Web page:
Everyday when we wake up, first thing we see in the morning is daylight, but we don’t appreciated it. There are thousands of people in the world who can’t see it, people “visually impaired” due to several possible factors. Such “disability” may be partial, in the case of ” visually impaired” people, or total, in the case of those people whom we call blind.
In this post I will talk about some of my knowledge and personal experience with blind people in order to share it with those who ignore what lies beneath the surface of this community, things many unknown because they have not had the opportunity to coexist with them.
They may be blind, but they are still people.
Although the obviousness of the previous statement, it seemed important to me to make this clear, given that even in this globalized, supposedly advanced and evolved present we live in, there’s still many people who set them aside. Perhaps this is because they don’t know how to treat them, because they don’t know how to be with them, or maybe they just feel uncomfortable having them close.
There are who even avoid them because they believe that every blind person who approaches them will do this only to ask for some alms-giving. And it’s true that there are those who opted for a life supported on receiving other’s charity, but we shouldn’t generalize, that doesn’t mean every blind person getting close to you on the street is going to ask you for alms-giving. Maybe they just want to know what time it is, or ask you whether they are on X or Y street, because they can’t read neither the watch nor the street’s names because …they can’t see!
There’s no reason for discriminating them.
Any of the previous scenarios occurs very frequently not only with blind people, but with any person that turns out to be different than us. I heard once that this is because we’re afraid to be reminded we could someday go through something similar, so that we choose to step ourselves away from these people who make us feel that uncomfortable. And I believe that makes sense.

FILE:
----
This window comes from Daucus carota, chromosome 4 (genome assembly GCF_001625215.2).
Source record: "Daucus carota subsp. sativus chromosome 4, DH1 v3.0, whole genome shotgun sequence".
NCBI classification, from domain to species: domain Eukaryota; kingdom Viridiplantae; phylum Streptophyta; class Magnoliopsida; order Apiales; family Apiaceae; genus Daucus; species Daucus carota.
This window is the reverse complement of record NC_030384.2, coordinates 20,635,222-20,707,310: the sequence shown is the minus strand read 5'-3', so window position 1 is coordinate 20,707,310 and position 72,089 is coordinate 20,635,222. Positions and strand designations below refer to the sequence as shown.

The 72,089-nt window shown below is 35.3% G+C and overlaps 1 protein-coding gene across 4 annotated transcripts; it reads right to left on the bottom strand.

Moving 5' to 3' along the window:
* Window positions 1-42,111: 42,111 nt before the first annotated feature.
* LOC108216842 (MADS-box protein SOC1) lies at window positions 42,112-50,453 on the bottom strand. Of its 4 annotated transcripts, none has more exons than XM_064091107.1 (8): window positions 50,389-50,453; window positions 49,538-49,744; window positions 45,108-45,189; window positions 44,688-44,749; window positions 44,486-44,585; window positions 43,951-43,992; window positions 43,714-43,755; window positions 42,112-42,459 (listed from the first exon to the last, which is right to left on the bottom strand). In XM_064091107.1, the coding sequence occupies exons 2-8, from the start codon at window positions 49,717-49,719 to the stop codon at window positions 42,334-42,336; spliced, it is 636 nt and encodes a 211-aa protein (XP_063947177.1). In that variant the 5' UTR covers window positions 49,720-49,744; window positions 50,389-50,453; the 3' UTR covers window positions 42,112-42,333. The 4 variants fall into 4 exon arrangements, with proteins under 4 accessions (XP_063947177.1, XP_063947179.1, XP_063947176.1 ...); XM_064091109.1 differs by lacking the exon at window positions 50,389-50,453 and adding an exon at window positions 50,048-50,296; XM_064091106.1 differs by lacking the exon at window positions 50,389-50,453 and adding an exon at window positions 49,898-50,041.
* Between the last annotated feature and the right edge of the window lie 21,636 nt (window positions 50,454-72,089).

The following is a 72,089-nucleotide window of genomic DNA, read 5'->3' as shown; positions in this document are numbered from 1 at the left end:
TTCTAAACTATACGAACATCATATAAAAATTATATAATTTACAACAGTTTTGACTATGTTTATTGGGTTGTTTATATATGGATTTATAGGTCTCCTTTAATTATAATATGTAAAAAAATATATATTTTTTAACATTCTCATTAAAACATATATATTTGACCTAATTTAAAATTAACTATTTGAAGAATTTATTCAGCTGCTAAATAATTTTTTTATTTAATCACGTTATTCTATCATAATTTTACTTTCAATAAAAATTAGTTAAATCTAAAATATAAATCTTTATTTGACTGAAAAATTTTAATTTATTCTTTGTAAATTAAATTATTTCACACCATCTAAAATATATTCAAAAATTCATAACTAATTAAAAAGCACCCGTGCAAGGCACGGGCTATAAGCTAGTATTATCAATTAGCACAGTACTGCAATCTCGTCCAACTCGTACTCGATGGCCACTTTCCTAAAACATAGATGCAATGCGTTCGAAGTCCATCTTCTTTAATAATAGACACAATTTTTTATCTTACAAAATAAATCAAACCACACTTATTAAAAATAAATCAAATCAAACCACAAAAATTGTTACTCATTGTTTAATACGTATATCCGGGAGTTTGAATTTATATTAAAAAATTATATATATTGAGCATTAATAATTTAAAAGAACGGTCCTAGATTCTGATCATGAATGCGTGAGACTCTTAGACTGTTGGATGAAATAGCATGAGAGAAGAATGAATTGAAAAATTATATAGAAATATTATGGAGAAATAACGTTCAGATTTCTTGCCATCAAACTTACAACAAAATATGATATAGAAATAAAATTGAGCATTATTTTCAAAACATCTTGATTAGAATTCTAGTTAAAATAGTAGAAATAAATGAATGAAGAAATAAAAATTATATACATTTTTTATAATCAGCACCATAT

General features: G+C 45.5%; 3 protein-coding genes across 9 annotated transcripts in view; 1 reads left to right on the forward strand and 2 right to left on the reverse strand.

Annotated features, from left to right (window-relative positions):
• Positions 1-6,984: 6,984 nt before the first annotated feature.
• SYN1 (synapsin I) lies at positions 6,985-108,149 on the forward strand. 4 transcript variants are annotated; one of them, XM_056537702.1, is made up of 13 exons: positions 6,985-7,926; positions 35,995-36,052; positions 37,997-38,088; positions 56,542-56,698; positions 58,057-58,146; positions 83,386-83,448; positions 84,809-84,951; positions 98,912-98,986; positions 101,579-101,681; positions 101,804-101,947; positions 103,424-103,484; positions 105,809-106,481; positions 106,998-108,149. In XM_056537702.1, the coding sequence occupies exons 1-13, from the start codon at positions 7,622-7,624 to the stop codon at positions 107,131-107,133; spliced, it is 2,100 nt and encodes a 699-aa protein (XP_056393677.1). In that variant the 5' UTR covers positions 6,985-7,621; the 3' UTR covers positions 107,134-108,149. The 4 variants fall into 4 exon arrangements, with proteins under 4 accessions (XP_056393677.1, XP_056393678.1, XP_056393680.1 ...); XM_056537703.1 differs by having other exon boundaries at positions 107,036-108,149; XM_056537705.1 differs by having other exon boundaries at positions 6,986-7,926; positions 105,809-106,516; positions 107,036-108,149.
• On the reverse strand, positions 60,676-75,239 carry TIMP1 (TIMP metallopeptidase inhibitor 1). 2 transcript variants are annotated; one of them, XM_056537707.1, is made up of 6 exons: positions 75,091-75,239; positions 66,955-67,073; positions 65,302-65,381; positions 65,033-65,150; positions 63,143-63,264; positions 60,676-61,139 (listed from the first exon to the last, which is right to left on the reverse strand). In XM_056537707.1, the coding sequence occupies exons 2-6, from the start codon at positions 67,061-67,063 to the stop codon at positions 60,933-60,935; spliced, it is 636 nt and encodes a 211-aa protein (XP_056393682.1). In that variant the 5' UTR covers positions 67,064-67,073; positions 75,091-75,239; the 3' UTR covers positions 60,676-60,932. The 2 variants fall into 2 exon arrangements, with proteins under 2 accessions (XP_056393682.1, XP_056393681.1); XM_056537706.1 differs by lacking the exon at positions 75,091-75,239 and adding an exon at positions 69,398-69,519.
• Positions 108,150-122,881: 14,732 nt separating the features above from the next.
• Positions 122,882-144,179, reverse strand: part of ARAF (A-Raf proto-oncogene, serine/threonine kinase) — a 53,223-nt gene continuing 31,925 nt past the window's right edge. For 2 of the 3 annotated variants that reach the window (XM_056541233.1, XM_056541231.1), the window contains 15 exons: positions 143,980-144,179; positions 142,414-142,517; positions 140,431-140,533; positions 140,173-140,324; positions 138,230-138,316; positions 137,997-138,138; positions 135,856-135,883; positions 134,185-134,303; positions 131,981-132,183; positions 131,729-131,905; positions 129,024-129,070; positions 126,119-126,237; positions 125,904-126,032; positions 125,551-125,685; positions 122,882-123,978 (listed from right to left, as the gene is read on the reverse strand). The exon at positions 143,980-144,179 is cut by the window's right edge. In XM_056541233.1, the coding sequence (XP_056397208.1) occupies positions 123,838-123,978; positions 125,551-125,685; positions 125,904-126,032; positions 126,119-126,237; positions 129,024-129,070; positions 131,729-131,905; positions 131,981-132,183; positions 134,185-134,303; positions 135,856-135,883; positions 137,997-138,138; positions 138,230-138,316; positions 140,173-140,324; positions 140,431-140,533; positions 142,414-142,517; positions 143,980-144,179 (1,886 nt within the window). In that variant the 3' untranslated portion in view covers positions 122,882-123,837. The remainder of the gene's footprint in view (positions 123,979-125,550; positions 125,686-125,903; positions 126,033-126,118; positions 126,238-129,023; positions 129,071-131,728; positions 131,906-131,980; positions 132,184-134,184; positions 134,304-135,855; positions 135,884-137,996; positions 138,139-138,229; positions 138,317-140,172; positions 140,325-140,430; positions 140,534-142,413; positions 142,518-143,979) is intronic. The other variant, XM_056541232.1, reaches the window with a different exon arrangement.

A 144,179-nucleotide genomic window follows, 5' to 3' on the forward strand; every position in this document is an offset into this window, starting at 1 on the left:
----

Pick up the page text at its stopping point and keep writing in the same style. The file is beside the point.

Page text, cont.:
We all have the right to decide who we want to spend our time with, which people we should get surrounded with. But no one has the right to mistreat anyone, disrespect them, not even when we may not like the idea of living together with a certain group of people. That’s called discrimination!
Precisely because anyone at any moment could go through a situation like the one blind people is on -living in a world built mainly based on eyesight, a sense they don’t count with -we should be at least a little empathic to their situation. Careful! I’m talking about being empathetic, not of feeling sorry for them. Something many people tend to confuse.
There’s no reason for pity. They’re people. Blind people are capable. Except for their blindness being altogether a clinical picture of one or many sicknesses that may incapacitate them, they can do everything -although they do it in a different way -we, people who can see, do. Sure they can, they got all the other four senses and any other person’s intelligence.